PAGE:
RV Surge Protectors = Protecting “The Beast” Against Bad Power & Surges With EMS-HW50C
We come to the 2nd part of our electrical upgrade and it’s an important one, so hope you’ve all had your afternoon beverage and are ready to go. We’ll go into a bit of detail here including what a surge protector is, who should have one (spoiler alert -> everyone!) and how to chose a quality make & model.
Once again for those who prefer living color, we’ve made a video which you can click on below. Otherwise just read on…
Why Do You Need A Surge Protector?
Our RVs are basically big roaming houses which are packed with wires and electronics. Every time we move and park at a new RV park we hook up that entire house to a park pedestal and if anything is wrong with that power we are basically putting everything we own at risk.
I know that sounds alarmist, and admittedly it is a bit over the top. I’d say 95% of the places we’ve hooked up over the past 7 years have perfectly fine power, but it’s that 5% that can get you and sadly we’ve seen the effects.
We have personally known folks who’ve had their RVs fried from pedestals that either deliver too low voltage (a common problem in overloaded RV parks in the hot summer months), too high voltage (two RVers we know hooked up to a park that had been incorrectly wired a pedestal to 240V!), reverse polarity or just plain poor (unstable) power. Our friends had thousands of $$ of damage not to mention weeks in the shop to repair everything. The best case scenario is that some of your wires and electronics fry. The worst case scenario is an electrical fire that burns down your RV.
Who Needs One?
So this is super simple. My advice is that EVERY RVer that EVER hooks up to external power should have one. So, unless you’re a fulltime boondocker (i.e. you never hookup), that means you!
It’s one of the top 5 items I recommend every new RVer buy before they start using their RV, and although it’s a bit of an investment (they can cost anywhere from $100 to $450) it’s totally worth it to protect your precious home.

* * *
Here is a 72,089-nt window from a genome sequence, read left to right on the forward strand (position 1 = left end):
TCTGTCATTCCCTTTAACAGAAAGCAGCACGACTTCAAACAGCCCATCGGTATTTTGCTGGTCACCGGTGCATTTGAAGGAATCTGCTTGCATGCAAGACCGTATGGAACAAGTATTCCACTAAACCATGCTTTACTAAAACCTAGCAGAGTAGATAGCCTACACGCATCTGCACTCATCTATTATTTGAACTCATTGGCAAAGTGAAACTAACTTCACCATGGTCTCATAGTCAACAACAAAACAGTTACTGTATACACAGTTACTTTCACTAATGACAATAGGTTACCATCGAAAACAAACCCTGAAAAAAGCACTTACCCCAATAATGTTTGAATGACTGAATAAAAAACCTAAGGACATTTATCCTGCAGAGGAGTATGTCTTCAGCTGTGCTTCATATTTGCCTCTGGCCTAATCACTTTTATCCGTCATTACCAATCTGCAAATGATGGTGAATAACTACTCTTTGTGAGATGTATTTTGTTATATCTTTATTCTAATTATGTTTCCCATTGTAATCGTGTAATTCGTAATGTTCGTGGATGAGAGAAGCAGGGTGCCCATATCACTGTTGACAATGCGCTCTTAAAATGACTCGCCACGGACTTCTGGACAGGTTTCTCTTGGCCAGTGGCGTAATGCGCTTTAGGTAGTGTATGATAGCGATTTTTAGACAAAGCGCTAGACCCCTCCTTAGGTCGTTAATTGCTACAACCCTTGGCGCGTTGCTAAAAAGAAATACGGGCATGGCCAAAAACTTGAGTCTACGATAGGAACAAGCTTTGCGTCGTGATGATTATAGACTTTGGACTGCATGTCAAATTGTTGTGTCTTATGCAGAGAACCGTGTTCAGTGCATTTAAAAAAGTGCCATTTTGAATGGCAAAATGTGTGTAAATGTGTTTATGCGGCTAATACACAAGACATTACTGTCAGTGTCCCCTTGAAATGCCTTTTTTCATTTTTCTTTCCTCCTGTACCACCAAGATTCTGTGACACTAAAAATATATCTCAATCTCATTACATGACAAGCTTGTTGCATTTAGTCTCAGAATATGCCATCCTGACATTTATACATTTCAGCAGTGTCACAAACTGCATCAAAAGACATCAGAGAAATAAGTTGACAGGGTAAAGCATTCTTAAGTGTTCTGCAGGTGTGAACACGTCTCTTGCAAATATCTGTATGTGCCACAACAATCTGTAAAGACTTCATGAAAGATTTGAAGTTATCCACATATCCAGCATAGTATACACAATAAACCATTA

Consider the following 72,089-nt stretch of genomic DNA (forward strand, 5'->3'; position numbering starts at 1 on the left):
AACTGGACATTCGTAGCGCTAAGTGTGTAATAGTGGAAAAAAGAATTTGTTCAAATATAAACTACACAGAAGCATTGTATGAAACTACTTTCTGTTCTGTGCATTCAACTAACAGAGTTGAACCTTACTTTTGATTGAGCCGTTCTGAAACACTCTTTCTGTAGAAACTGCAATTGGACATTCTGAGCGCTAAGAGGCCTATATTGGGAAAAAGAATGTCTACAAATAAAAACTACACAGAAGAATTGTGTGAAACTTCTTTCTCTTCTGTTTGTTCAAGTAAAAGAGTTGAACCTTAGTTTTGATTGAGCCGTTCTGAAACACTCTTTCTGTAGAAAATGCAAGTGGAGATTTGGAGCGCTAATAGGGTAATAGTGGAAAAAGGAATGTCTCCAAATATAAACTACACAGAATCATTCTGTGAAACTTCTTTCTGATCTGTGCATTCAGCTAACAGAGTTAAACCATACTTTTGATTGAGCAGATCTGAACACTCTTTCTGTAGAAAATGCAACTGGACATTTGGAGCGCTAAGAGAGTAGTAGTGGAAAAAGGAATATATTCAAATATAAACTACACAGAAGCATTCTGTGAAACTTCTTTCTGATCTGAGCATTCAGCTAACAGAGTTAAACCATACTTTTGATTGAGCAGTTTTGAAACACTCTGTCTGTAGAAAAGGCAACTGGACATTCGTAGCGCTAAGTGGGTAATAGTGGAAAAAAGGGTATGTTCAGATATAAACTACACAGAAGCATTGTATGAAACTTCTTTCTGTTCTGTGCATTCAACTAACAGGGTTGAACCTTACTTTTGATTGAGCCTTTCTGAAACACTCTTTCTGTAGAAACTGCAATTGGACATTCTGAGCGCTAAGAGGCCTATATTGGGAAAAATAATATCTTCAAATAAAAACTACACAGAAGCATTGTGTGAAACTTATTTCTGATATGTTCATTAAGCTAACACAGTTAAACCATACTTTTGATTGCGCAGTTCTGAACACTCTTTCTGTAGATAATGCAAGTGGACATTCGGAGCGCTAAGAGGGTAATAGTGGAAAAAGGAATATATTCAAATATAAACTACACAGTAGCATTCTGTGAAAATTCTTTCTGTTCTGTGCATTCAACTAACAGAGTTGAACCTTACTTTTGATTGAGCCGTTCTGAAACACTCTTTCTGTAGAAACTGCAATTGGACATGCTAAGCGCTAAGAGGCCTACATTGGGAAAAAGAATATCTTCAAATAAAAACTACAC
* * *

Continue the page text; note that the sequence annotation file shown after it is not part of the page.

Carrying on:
Sure, you can check power manually before you hookup (with a voltmeter, for example), but power can change especially if there’s a surge or drop due to something external that happens, and if you don’t have something actively monitoring that you won’t catch it. Also you’ve got thousands of dollars of stuff hooked up to electricity in your RV (ACs, appliances, TVs, computers etc.) not to mention wires and circuit boards. In relative terms it’s small $$ to protect many, many more $$$$. Totally worth it IMHO.
How Do They Work?
There are several different kinds of RV surge protectors out there, but they all have two basic things in common:
- They Are Your First Line of Defense Against Bad Power -> RV surge protectors are always installed between your RV and the main power line that comes into it. They can be portable or hard-wired (see below) but either way they are the first thing to “see” the power coming from the pedestal and are thus your first line of defense against bad power.
- They Are Designed to be Sacrificial -> RV surge protectors are designed to cut off the power to your RV if it’s bad. They will either cut the power temporarily if power is marginal (the smarter ones are able do this), or they will fry themselves completely and cut off power altogether in an extreme power situation (e.g. big power surge). They are meant to do this = sacrificing themselves to save the RV. So, if your surge protector fries, don’t be disappointed. This means it did its job and protected your RV!